Intel Likes Njini

With data growing fast and managing it a challenge, VCs continue to find much to like in the storage space.

Information asset management firm Njini and storage acceleration startup Gear6 are the two most recent recipients of VCs’ largesse.

Njini recently closed on a $13 million third round of financing led by Intel Capital, with contributions from existing investors Accel Partners and Add Partners.

The UK-based firm says the information asset management market is expected to grow to $1 billion within the next five years, as companies invest in solutions to help them manage their growing mountains of unstructured data.

Njini CEO David Jones said the company began shipping product in the first quarter. Njini classifies data at its point of creation and then applies policies to make sure the files are stored, secured and managed appropriately.

Njini says its software can help organizations reduce storage costs by 20 to 40 percent by applying policies to prevent unintended file duplication, intelligently moving files to the appropriate tier of storage based on content, and automatically archiving files according to corporate policy.

Jones says Njini stands out from competitors such as Kazeon and Arkivio as the only inline solution. The product delivers “business value,” he says. “You can find what you want and do something with it,” he says.

“Njini provides an entirely new level of content-driven intelligence to enterprise data management,” said Brad O’Neil, senior analyst and consultant at the Taneja Group. “This intelligence then translates into some significant ROI impact. This is important technology.”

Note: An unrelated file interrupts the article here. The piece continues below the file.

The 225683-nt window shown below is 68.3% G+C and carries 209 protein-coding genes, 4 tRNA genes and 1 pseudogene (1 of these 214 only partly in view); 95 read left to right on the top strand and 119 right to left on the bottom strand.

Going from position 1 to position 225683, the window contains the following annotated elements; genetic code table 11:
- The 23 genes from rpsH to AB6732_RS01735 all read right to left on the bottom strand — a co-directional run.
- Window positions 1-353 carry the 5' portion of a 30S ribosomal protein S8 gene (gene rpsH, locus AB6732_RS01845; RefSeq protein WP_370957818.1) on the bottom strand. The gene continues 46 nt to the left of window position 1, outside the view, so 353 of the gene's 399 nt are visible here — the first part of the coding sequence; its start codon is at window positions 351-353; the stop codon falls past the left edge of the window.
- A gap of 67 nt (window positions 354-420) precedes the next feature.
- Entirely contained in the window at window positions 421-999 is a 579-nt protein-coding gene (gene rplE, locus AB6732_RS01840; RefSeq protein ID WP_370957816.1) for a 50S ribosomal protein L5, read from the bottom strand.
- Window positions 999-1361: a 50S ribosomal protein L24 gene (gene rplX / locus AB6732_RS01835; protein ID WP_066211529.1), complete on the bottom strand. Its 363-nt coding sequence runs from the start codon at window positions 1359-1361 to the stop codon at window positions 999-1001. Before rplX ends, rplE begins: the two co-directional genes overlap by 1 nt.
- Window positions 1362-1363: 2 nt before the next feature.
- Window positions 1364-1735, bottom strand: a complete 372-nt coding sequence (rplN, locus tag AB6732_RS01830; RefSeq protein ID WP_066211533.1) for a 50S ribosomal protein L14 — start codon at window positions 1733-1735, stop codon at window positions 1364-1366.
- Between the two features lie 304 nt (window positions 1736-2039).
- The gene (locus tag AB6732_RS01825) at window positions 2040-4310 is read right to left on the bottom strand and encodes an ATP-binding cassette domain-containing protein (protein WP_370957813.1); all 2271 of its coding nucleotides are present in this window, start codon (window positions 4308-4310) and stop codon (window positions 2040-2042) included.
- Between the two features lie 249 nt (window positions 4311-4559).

Ian Cooper, senior investment manager at Intel Capital, said Intel “sees opportunity for Njini as organizations struggle to cope with the rapid growth of unstructured data. Njini has a new approach to solving this problem that delivers tangible and immediate cost savings.”

Gear6 Revs Up

Gear6, meanwhile, announced a $10 million round of funding led by InterWest Partners and previous investor U.S. Venture Partners.

The funding will be used to support the market entry of Gear6’s solutions, which the startup says are “designed to address the widening gap between increasingly powerful servers and constrained, disk-based storage systems.”

Deployed in the data center, Gear6 said its products, slated for release in October, will eliminate bottlenecks and deliver guaranteed performance to existing storage infrastructures. “These real time capabilities speed up applications, provide protection from peak load disruptions and improve quality of service,” the company says.

Founded in 2002 as Engineered Intelligence, the company developed high-performance computing solutions using distributed, clustered architectures. Last year, the company invented additional technology that it said delivers scalable and transparent storage acceleration to mainstream enterprises.

“Gear6 has designed a powerful technology base for solutions that remove barriers to speed and performance in the data center,” stated Khaled Nasr, partner at InterWest.

“Gear6 has solid technology and leadership and is ready to seize the market opportunity for storage acceleration,” said Gear6 president and CEO Tom Shea. “Aimed at the mainstream enterprise, our solutions dramatically reduce the time and complexity of achieving real-time performance for critical business applications. We deliver unmatched capabilities, and do not require any changes to existing infrastructure.”

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Paul Shread
Paul Shread
eSecurity Editor Paul Shread has covered nearly every aspect of enterprise technology in his 20+ years in IT journalism, including an award-winning series on software-defined data centers. He wrote a column on small business technology for Time.com, and covered financial markets for 10 years, from the dot-com boom and bust to the 2007-2009 financial crisis. He holds a market analyst certification.

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